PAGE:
Lastly, I would like to note that the Human Mind is the only example of working general intelligence. Therefore, this is the pattern that (at least at a high level) we are using, such that the ICOM cognitive architecture is focused on a system that by default experiences emotions – including empathy, much like a person. In this regard, we are safer leading by example building systems that are not able to do things without empathy for Humanity.
Debate on Artificial General Intelligence and Existential Risk: David J. Kelley and Connor Leahy
February 18, 2021 at 11:04 pm
The discussion of AGI as an agent is meaningless without a specification of how its motives are developed and moderated. Emotion is the human motivator, and some parallel of that must exist in an AGI for it to have any kind of meaningful free will.
Having knowledge of how to do things says absolutely nothing about what the AIG should – or will – do. And presuming that we can’t or shouldn’t program those emotions is to essentially misunderstand what motives are.
February 19, 2021 at 5:47 am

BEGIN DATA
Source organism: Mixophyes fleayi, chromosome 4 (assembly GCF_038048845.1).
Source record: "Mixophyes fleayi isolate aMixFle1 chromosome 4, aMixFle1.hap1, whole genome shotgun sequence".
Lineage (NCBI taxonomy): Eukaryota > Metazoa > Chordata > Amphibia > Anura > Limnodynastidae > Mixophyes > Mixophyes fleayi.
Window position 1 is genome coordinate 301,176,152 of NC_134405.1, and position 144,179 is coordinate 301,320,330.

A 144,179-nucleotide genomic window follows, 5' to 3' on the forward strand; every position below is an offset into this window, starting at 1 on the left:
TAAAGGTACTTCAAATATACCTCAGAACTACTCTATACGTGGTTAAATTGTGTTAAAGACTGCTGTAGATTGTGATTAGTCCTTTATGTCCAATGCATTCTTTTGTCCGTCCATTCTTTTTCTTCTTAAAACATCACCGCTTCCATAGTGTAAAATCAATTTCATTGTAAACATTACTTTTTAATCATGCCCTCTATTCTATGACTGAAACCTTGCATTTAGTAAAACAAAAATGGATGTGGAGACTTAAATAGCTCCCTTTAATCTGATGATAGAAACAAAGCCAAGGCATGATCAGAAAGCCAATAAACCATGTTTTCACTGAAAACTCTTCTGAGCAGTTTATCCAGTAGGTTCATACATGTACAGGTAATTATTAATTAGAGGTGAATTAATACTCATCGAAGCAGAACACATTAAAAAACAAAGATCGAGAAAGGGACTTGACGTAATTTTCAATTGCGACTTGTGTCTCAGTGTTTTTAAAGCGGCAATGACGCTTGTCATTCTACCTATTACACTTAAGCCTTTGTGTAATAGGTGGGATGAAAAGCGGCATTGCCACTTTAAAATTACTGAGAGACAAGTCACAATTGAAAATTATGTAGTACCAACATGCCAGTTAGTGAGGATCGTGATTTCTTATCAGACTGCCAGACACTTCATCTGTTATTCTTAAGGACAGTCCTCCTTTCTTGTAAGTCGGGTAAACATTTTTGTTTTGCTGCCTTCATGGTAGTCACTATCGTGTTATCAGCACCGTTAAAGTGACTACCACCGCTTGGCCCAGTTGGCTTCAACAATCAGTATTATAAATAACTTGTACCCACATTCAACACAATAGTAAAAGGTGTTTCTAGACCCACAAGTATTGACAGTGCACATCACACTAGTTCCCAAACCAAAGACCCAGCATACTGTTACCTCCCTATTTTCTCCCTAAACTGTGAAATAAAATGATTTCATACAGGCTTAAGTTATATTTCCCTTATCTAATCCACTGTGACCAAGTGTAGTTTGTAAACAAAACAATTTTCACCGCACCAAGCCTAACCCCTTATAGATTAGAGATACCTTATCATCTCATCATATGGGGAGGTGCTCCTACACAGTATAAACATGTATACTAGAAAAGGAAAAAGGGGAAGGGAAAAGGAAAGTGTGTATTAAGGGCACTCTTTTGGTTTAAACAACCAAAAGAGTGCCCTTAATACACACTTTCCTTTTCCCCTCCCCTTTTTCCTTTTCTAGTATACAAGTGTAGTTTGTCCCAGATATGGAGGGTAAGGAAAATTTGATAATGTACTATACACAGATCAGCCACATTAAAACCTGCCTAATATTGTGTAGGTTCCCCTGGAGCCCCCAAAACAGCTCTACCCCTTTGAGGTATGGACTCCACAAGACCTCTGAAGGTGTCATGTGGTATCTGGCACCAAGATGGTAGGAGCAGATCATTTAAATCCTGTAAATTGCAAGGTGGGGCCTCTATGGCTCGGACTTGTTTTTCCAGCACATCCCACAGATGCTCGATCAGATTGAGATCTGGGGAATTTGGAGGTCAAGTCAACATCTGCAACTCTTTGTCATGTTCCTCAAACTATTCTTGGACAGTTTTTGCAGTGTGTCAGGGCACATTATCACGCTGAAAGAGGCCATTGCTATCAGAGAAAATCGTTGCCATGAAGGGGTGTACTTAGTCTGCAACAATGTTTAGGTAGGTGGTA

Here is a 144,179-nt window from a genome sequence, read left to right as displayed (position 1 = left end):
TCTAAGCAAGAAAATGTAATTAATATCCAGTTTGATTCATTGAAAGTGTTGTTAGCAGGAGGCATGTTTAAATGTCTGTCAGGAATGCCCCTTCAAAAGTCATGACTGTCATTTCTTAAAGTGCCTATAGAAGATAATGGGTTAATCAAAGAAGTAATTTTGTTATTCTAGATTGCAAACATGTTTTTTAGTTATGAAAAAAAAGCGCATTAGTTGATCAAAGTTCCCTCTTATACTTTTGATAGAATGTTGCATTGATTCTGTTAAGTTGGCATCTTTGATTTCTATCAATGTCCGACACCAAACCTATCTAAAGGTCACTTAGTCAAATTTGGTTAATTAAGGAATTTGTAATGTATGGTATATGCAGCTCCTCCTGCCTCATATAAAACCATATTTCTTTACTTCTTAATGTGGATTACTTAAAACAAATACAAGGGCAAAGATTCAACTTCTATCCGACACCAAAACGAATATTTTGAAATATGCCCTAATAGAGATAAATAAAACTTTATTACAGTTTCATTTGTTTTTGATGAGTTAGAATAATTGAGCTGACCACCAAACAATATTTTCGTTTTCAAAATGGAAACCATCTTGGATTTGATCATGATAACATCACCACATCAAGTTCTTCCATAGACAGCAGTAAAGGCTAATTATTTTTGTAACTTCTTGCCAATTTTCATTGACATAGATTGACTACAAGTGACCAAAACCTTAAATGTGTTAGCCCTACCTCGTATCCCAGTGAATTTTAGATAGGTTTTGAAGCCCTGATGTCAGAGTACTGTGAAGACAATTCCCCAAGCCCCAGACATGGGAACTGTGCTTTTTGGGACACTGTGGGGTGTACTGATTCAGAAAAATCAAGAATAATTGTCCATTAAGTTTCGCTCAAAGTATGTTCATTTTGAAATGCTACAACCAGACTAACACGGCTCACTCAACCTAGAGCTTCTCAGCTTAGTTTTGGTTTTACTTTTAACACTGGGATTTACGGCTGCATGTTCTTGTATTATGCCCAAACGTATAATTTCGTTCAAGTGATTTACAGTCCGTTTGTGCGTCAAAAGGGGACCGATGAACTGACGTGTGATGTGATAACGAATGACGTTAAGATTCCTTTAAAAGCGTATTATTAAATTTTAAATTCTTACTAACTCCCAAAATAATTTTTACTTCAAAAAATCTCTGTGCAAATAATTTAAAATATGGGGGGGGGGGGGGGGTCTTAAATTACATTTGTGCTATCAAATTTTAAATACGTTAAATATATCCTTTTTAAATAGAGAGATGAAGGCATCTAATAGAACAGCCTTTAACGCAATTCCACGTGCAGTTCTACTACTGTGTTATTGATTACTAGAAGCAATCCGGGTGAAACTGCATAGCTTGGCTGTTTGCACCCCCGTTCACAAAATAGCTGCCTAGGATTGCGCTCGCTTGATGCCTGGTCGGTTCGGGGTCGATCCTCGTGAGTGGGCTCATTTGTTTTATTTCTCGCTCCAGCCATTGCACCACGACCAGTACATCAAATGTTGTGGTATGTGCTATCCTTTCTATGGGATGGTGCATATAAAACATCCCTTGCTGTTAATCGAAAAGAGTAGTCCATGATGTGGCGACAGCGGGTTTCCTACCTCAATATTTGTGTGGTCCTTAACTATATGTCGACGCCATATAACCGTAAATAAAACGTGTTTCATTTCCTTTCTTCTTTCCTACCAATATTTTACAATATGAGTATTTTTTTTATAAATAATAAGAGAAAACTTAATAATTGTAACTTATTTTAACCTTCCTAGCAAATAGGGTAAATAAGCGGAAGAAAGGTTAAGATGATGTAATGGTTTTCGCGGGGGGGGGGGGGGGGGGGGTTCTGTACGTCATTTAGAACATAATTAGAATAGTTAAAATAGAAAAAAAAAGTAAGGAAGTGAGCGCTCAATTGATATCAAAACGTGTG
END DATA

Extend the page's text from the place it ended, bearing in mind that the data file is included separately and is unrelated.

I disagree. It is perfectly ok to talk about anything in isolation. And certainly, no reason to be critical of the discussion without really understanding the background. That notwithstanding I have addressed those issues in more peer-reviewed academic material but I was asked specifically about a question and to debate my answer in an informal setting. and this post just articulates the position I took in that debate. I never said we can or can not program emotions. ICOM as mentioned above in the post is specifically designed around producing an internal complex emotional subjective experience in the system and the system is incapable of making decisions except based on how it feels about an answer. It’s designed to be proactive, selecting interests, goals, and motivations as it sees fit and can change those at will. If you really want to get into details see the research here: https://agilaboratory.com/research/